House of Ivy & Sorrow

Book review by
Mary Eisenhart, Common Sense Media
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Frothy, gory teenage-witch tale of family secrets, romance.

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A lot or a little?

The parents' guide to what's in this book.

Educational Value

There's far more entertainment than education to this tale, but the Jo's investigations may motivate some readers to find out more about the Salem Witch Trials, as well as the American South, San Francisco, and other destinations.

Positive Messages

Message about trying to figure out the right thing to do, and doing it. Also about friendship, family, and learning who can be trusted.

Positive Role Models & Representations

Many adults are loving and supportive, but real-life parents may question some of their decisions -- for example, one teen character's father is pretty much a dream dad, but also advises his underage daughter to use magic to create a fake ID so she can rent a car. Often conflicted and sometimes silly, Jo has a strong sense of duty and purpose, and is especially devoted to her grandmother. Her friends show loyalty and support far above and beyond the call of duty -- and perhaps common sense.

Violence

Aside from the mysterious Curse that's been used to kill so many of Jo's ancestors, and which won't rest till the whole family's exterminated, there's plenty of other violence, from the mental (controlling minds and souls with evil power) to the physical (jamming foreign objects in people's eyes, hand-to-hand combat). As part of creating assorted spells, Jo and her friends mutilate themselves and each other, pulling out teeth and fingernails, gouging out chunks of flesh, etc. Other body parts, often violently taken from animals, are also necessary to the magic.

Sex

There's a fair amount of sexual tension in Jo's relationship with suitors Winn and Levi. In one scene she and her love interest start out kissing and end up without their shirts, but the details are left to the imagination. Perhaps more troubling and/or discussion-worthy is the witches' centuries-old custom of keeping men out of their lives except as needed to produce daughters who carry on the craft.

Language

Multiple uses of "crap"; also rare occurrences of  "screw it," "ass," "s--t" and the like.

Consumerism

Occasional brand names of consumer products, such as Netflix and Coke, in the context of how happy the rural teens are to have them.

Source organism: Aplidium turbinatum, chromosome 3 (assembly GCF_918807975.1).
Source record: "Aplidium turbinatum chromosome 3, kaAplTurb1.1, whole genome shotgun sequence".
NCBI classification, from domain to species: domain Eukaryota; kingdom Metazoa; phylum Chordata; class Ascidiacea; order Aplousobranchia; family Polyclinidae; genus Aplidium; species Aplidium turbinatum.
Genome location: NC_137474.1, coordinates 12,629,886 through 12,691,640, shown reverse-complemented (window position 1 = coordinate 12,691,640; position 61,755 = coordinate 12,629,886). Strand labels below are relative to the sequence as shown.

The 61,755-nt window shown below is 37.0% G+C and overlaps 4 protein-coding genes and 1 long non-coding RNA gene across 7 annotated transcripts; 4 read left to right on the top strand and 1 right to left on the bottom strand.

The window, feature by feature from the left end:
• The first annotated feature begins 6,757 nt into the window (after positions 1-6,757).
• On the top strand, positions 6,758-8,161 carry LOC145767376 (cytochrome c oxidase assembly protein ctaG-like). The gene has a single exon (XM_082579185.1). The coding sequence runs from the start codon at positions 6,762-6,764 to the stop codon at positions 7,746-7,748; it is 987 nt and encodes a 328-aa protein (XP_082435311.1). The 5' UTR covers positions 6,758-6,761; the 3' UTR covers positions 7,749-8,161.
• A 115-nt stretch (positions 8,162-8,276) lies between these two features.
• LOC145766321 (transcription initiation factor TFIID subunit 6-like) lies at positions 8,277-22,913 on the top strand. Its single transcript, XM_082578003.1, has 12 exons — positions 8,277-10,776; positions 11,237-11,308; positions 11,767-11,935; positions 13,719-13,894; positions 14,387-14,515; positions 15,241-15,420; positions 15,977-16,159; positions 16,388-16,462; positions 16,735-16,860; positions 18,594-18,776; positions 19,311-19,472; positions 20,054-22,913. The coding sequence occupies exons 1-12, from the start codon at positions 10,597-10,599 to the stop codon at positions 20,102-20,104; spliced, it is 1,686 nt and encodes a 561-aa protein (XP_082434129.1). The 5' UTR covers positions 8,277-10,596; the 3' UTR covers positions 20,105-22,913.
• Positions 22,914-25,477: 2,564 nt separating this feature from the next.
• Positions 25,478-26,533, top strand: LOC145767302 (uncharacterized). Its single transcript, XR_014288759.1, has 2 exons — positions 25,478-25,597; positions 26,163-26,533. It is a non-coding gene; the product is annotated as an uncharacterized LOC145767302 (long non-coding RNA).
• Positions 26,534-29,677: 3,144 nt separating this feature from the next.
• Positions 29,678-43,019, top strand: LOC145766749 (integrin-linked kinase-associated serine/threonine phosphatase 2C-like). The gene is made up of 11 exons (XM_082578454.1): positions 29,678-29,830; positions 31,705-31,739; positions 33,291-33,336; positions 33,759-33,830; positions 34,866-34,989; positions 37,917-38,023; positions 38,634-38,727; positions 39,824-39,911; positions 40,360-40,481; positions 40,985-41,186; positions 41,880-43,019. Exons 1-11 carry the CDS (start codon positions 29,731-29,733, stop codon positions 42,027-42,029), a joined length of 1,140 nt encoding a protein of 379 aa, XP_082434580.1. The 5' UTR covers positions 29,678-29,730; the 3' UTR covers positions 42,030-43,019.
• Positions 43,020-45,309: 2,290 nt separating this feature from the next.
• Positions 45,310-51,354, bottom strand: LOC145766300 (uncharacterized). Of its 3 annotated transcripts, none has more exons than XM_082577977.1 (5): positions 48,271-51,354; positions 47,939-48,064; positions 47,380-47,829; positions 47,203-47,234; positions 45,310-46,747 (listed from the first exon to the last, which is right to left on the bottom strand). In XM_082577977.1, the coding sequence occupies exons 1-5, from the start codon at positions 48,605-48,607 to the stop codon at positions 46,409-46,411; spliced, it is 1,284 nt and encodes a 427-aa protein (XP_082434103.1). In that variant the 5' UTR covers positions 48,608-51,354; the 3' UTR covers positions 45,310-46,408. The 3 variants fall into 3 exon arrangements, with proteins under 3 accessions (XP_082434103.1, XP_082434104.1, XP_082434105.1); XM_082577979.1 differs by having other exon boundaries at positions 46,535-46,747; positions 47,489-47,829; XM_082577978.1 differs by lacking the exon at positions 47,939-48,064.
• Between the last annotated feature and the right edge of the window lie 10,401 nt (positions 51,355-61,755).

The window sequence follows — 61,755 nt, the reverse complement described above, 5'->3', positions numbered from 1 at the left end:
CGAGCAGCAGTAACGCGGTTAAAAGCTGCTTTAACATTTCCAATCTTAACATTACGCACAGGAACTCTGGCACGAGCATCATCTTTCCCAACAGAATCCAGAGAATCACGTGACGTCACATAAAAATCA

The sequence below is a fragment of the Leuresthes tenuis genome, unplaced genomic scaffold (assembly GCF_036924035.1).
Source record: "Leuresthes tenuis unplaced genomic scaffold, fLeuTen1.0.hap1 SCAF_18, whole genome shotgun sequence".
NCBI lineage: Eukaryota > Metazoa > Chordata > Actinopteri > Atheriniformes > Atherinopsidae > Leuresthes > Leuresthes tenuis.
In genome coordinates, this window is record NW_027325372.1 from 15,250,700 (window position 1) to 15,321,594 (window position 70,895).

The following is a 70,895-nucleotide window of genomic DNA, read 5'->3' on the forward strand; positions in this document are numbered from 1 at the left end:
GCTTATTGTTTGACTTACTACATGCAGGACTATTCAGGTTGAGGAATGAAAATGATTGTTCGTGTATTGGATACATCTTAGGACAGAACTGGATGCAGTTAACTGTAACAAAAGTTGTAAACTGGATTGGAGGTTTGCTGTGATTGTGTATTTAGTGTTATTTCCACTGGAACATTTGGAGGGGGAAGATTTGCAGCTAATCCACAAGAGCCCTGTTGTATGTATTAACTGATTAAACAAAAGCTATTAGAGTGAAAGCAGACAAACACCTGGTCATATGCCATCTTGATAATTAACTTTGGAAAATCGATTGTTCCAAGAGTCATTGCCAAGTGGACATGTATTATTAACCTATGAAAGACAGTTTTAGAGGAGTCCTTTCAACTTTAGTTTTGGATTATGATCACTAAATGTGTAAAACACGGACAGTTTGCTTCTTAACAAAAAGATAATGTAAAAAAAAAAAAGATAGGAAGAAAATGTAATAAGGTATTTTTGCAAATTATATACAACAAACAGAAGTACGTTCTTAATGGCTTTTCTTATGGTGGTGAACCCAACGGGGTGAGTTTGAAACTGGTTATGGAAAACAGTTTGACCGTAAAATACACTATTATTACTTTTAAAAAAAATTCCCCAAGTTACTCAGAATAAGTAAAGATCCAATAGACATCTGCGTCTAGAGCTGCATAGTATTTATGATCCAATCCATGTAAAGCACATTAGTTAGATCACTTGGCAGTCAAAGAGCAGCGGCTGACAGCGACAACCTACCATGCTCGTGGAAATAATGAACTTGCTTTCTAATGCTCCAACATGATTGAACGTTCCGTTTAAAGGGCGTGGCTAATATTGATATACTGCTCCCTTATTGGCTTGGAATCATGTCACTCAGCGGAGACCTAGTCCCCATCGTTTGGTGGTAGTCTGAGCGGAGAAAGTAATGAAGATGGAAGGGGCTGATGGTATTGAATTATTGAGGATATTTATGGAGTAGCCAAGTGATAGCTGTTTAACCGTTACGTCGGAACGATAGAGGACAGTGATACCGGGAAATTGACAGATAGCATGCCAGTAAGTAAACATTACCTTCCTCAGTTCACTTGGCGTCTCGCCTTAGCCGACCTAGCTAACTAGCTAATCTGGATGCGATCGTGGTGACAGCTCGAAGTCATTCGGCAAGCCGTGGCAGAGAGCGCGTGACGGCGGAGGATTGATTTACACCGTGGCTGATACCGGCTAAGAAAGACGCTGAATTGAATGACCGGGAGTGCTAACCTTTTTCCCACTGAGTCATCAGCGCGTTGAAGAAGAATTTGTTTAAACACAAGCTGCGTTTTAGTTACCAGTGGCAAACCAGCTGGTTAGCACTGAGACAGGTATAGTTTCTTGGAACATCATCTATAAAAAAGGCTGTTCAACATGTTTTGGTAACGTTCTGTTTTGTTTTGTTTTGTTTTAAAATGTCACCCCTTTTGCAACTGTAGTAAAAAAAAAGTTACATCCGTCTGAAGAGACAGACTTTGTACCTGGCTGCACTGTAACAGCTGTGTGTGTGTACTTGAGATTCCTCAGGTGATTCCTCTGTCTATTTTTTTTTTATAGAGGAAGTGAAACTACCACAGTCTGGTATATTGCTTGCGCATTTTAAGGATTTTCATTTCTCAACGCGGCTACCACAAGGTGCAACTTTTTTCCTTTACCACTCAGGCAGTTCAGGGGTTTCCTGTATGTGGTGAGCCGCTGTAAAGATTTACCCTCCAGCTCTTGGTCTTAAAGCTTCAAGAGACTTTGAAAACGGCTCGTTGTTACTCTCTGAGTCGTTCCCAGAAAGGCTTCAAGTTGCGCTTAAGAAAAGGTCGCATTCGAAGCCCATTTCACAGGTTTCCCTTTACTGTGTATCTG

Drinking, Drugs & Smoking

What parents need to know

Parents need to know that like Transparent, author Natalie Whipple's first novel, House of Ivy & Sorrow blends everyday high-school issues (first love! fast food! misunderstandings among BFFs!) with tales of superhuman powers and cosmic battle between good and evil. Teenage witch Jo is more Buffy and Bella than Sabrina, with two hunky, darkly mysterious guys competing for her affections. There are strong messages of friendship, family, and doing the right thing even at terrible cost to yourself and others. There's also murky cosmology and considerable violence, both in the peril to Jo and her family from dark forces who want to kill them, and in their own version of witchcraft, which seems to involve constant battles, physical and otherwise, with dark forces, and require a gruesome array of body parts (human and animal) to create spells. On the more mundane side of their lives, the teen characters use occasional crude language ("crap" is a particular favorite; also occasional "ass," "s--t," "screw it," and the like). An intense make-out scene is mostly left to the imagination. A core element in the plot is the witches' family structure: traditionally, the craft is passed from mother to daughter, and daughters never know their fathers because their mothers abandon their lovers as soon as they're pregnant.

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What's the story?

In rural Iowa, 17-year-old Jo Hemlock can't believe popular, good-looking Winn is asking her out. But besides the teasing she's getting from her friends, there are other problems -- especially the fact that Jo and her grandmother are the last members of a once-noted family of witches, who spend much of their time and energy trying to keep the mysterious Curse that killed Jo's mother, along with many other ancestors, from killing them and their loved ones. Things get even more complicated when a mysterious stranger appears upon the scene, followed by a strange boy to whom Jo feels a peculiar connection. Soon Jo, her relatives, and her friends are involved in a frantic search for family secrets that might save them from the Curse.

Is it any good?

This is a strange brew of disparate elements, from high school romance and teen hijinks to toxic relationships, murder, and manipulation of dark powers, sometimes in very odd combinations. Jo, for example, often talks about past and upcoming mutilations (having fingernails and teeth ripped out, jamming foreign objects in people's eyes) in a jokey tone.

For the most part, characters are cartoonish and one-dimensional, though often appealing; the cosmology seems sloppy, and the story ultimately a bit phoned in. But however jarring some of the details, Jo's engaging narrative voice keeps readers turning the pages for another trip down the well-worn teenage-witch path.

Talk to your kids about ...

  • Families can talk about why stories about witchcraft are so popular. How does Jo compare with other supernatural heroines you've encountered?

  • How would your life be different in a culture where women lived by themselves and had no long-term relationships with men? How would it be the same?

  • Imagine having a whole secret dimension of your life that you couldn't even tell your best friends about. What would it be? How would it affect your relationships?

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